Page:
Immediately after such shocking spirit encounters, Muhammad would seek solace and comfort from his wife Khadija. She was his elder cousin and had hired him as a traveling salesman and was impressed with his abilities in selling. Khadija was forty years old and Muhammad twenty-five when she proposed to him for marriage. When Muhammad returned from his frightening cave experience, she had to cover him with blankets, such as would be done for any patient with symptoms of shock. Looking at it from a biblical perspective, if the spirit in the cave really reflected the nature of Gabriel, he would have demonstrated an ambiance of assurance and comfort towards Muhammad, as was typical in the Holy Bible.[26] Interestingly, Islamic sources admit that Muhammad did not know who the cave spirit was. It was not until three years later that Muhammad equated the being with the angel Gabriel.

An appearance by Gabriel to the prophet Daniel contrasts opposite of Muhammad’s experience:  “Gabriel, make this man to understand the vision. So he came near where I stood:  and when he came, I was afraid, and fell upon my face. . . . but he touched me, and set me upright” (Dan. 8:16-18). Gabriel also visited Mary the mother of Jesus (Yahsu). Mary was greatly distressed and uncertain what kind of messenger or personage appeared before her. Gabriel simply said, “Fear not, Mary:  for thou hast found favor with God” (Lk. 1:30) Likewise, he appeared to Zechariah, the father of John the Baptizer (Greek:  Baptizer, not Baptist), “Fear not, Zechariah:  for thy prayer is heard” (Lk. 1:13).

In all the biblical passages, Gabriel, Yahveh’s messenger, immediately alleviated the fear and gave reassurance. Apparently, at the cave, the phantom that violently assaulted Muhammad left him in great distress and did not have the same posture as the real Gabriel. Muhammad was in complete shock from his horrific confrontation with the imposter entity. This spirit pretended to be the angel Gabriel yet was in fact Muhammad’s personal guardian demon guide. This diabolical monstrosity was conjured by dabbling into the rituals of occult paganism.

Epileptoid Attacks in Shamanism

Muhammad often experienced epileptic type seizures. Whereby, he went into a catatonic state of mind. His symptoms included the following: collapsing to the ground, intense pains, sweating profusely, trembles and shakes, feverishness, turning red in the face, and falling into a trance state. According to one account from the Hadith, “He was sweating so much that the drops of the sweat were dropping like pearls though it was a (cold) wintry day.”[27] Sometimes the revelation would come to him in the form of a man or in dreams.[28]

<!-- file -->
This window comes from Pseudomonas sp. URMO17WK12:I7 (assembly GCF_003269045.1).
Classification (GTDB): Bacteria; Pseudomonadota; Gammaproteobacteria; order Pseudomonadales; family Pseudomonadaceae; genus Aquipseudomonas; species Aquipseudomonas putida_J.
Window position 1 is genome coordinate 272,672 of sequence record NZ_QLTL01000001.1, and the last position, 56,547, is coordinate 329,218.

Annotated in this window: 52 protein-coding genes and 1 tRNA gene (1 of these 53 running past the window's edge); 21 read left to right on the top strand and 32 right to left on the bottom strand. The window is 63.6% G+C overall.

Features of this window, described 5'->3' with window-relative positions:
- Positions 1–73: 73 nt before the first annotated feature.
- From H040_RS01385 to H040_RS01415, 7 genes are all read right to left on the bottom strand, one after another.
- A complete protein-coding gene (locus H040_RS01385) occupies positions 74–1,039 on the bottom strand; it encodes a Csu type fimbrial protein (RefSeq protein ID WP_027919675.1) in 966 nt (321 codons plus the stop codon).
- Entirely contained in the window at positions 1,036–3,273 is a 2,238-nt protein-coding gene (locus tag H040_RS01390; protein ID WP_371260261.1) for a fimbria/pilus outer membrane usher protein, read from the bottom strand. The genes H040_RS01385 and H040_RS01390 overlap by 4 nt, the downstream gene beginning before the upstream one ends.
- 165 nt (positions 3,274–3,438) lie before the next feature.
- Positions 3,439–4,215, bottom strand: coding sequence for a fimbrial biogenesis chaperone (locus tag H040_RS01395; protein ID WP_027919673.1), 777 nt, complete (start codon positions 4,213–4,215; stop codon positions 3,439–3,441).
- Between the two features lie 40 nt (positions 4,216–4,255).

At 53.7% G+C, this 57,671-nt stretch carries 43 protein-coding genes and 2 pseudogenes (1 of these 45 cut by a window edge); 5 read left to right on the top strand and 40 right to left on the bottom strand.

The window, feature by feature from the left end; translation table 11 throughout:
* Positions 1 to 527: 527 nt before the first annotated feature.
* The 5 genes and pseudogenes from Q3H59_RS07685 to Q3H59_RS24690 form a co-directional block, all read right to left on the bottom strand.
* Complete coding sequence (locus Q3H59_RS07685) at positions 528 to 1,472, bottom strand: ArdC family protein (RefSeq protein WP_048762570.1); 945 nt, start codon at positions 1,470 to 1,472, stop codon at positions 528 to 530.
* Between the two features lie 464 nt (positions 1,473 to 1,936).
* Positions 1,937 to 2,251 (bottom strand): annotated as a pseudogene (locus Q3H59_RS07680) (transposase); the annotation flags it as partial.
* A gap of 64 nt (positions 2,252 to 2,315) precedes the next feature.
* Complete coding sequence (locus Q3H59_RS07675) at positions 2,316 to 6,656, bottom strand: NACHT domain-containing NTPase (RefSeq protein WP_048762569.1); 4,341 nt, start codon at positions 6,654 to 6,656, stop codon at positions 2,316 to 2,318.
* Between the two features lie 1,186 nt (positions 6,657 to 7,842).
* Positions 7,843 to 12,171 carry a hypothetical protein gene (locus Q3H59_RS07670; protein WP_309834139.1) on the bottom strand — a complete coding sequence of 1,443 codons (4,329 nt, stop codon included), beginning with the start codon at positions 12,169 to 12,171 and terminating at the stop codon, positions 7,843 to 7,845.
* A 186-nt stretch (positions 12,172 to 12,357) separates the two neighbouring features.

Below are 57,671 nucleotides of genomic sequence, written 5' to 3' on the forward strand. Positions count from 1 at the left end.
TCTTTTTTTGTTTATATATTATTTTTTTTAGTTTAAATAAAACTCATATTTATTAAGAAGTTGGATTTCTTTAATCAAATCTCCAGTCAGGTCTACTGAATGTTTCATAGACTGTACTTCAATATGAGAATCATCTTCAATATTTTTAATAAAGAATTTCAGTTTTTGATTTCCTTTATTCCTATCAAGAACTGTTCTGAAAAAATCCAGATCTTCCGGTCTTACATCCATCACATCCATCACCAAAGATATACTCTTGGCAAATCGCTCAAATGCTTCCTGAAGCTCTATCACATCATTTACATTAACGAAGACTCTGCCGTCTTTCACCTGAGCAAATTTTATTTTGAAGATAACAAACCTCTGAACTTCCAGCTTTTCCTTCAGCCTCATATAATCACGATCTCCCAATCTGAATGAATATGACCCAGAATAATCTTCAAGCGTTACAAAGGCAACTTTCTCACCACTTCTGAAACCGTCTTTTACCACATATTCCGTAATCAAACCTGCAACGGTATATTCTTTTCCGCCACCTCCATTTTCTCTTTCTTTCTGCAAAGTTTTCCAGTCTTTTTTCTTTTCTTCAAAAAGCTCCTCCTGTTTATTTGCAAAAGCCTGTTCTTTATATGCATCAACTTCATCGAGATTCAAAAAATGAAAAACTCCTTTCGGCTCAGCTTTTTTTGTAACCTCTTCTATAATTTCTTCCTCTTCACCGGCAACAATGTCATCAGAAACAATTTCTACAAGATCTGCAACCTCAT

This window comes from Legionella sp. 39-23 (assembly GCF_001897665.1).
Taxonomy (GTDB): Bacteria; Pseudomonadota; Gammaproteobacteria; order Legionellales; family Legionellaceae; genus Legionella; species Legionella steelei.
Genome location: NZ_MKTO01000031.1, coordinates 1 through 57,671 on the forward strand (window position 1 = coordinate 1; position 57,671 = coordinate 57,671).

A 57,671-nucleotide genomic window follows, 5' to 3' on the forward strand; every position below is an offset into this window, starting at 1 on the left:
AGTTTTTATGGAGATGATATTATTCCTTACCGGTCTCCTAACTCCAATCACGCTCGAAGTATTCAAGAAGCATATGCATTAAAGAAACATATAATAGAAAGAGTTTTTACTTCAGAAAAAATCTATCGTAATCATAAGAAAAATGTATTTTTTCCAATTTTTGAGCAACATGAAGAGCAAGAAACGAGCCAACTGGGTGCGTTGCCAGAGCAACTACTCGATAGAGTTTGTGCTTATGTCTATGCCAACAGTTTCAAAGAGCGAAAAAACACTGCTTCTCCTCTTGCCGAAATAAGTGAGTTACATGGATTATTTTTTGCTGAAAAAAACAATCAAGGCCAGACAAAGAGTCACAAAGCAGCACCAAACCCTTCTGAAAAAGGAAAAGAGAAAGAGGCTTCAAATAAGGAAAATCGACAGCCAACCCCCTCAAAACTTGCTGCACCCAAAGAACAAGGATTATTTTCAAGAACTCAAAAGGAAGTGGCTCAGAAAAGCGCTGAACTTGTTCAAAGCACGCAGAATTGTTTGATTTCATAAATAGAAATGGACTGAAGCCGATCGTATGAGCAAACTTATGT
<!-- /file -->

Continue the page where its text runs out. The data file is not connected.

A parallel may be demonstrated from the Vogul. “The future shaman exhibits exceptional traits from adolescence; he very early becomes nervous and is sometimes even subject to epileptic seizures, which are interpreted as meetings with the gods.”[29] In North America, “among the Tlingit, the candidate-shaman’s first possession is manifested by a trance that prostrates him.”[30]

In the Bible, there were some occasions referring to prophets falling into a trance or deep sleep; however, their constitutions did not reflect the absurd insane behavior of mad men under the influence of demonic possession. Muhammad experienced an occult form of trance. All his encounters with the phantom exactly matched the initiation patterns of a future shaman and his familiar spirit guide.

Since a young boy, Muhammad had been schooled orally in the pagan rituals of Arabia, further rooted in ancient Babylonian astrological rites. Muhammad was an illiterate. Thereby, he was unable to read for himself the holy canon which was available during his time and location. Muhammad relied upon oral legends and interpretations circulated by peddlers of various cults and religions. From stone fetishes to Classic Spiritism, the occult connection has been irrefutably demonstrated in the life of the prophet Muhammad.


(From chapter six of – Mecca, Muhammad & the Moon-God:  A Candid Investigation into the origins of Islam)

[14] Eliade, Shamanism, 58-59.

[15] William Thalbitzer, “Le Magiciens Esuimaux, Leurs Conception du Monde, de l’ame et de la Vie,” JSA, 22 (1930):  78; “The Heathen Priests of Greenland (Angakut),” Verhandlungen des XVI International Amerikanistan-Kongesses, pt. 2 (1908):  454; quoted in Eliade, Shamanism, 58-9.

[16] Thalbitzer, “The Heathen Priests,” 454; quoted in Eliade, Shamanism, 59.

[17] Harner, Way of the Shaman, 51.

[18] Eliade, Shamanism, 51.

[19] Ibid., 101.

[20] al-Boukhari, Hadith, vol. 1, no. 3:5.

[21] Ibid.

[22] al-Tabari, History, vol. 6:69.

[23] Ibid.

[24] Ibid., 72.

[25] Matthew Stirling, “Jivaro Shamanism,” Proceedings of the American Philosophical Society, 57 (1933):  137-45; quoted in Eliade, Shamanism, 84.

[26] Dr. Labib Mikhail, Islam Muhammad and the Koran:  A Documented Analysis (n.p.:  n.p., 1996), 14.

[27] al-Boukhari, Hadith, vol. 3, no. 2661:336.

[28] al-Boukhari, Hadith, vol. 1, no. 2,3:4-5.

[29] K.F. Karjalainen, Die Religion der Jugra-Volker, vol. 3, (n.p., n.p., 1921-27), 248; quoted in Eliade, Shamanism, 15.

[30] John R. Swanton, “Social Conditions, Beliefs, and Linguistic Relationship of the Tlingit Indians,” RBEW, 26 (1908):  466; quoted in Eliade, Shamanism, 55.